There were only a handful of Israeli settlers beyond the Green Line in 1968, when Lyndon Johnson became the first American president to express opposition to settlements in the West Bank. Now, despite protest from every subsequent administration, there are more than 350,000 Israelis living in the West Bank and 200,000 in East Jerusalem. President Johnson’s prediction that settlements would “prejudice a peace settlement” has come true, as the dramatic rise of the settler movement—in both numbers and political power—has complicated repeated efforts to achieve a two-state solution.
In this panel at J Street's 2015 conference, APN's Lara Friedman, together with other experts on American and European policy explored what steps can be taken to halt further settlement growth and entrenchment, and discuss the political and policy implications of American and European initiatives—from discouragement of Israeli settlement subsidies to the labeling or boycott of settlement goods.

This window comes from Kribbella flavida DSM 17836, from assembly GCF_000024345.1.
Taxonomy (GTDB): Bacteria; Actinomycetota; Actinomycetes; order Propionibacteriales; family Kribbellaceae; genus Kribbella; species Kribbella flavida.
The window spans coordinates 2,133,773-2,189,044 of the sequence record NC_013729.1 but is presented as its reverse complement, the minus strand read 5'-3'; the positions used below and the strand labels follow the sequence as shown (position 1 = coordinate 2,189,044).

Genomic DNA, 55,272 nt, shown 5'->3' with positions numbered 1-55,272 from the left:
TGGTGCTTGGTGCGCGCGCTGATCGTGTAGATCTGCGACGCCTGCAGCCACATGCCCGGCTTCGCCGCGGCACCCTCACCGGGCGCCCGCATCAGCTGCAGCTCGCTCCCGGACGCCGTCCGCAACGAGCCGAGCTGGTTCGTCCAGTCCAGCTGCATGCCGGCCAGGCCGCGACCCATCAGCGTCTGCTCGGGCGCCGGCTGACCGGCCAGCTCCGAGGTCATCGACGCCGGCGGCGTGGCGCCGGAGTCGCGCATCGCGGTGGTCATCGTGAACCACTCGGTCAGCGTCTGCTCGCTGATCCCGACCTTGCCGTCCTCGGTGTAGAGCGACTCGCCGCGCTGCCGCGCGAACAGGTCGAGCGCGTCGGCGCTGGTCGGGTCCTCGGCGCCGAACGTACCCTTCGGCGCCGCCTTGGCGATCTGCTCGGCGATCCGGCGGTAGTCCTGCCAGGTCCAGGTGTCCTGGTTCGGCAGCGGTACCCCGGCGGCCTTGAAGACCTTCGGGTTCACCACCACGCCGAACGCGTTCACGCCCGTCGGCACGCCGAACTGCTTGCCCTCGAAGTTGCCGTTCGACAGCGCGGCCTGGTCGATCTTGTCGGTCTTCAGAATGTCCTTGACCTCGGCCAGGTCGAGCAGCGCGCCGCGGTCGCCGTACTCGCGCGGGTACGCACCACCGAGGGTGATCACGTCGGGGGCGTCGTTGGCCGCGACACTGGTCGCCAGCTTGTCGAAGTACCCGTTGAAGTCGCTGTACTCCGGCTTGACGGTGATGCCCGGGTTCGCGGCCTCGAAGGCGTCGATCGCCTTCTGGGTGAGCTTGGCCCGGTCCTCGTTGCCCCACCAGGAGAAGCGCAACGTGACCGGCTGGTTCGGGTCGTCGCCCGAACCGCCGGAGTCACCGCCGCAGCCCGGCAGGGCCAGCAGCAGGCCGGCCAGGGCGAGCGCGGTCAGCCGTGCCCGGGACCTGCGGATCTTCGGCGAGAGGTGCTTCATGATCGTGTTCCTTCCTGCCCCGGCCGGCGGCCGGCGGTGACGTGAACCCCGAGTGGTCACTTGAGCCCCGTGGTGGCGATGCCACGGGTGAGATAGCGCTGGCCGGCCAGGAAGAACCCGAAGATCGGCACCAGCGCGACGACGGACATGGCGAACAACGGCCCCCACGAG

Watch to see Lara Friedman, together with Michael Cohen of the Boston Globe and Alon Sachar of the US State Department, with Steve Krubiner, J Street's Chief of staff, moderating. Aviva Meyer, Deputy Chair of APN, introduces the participants. Session begins at 10:35.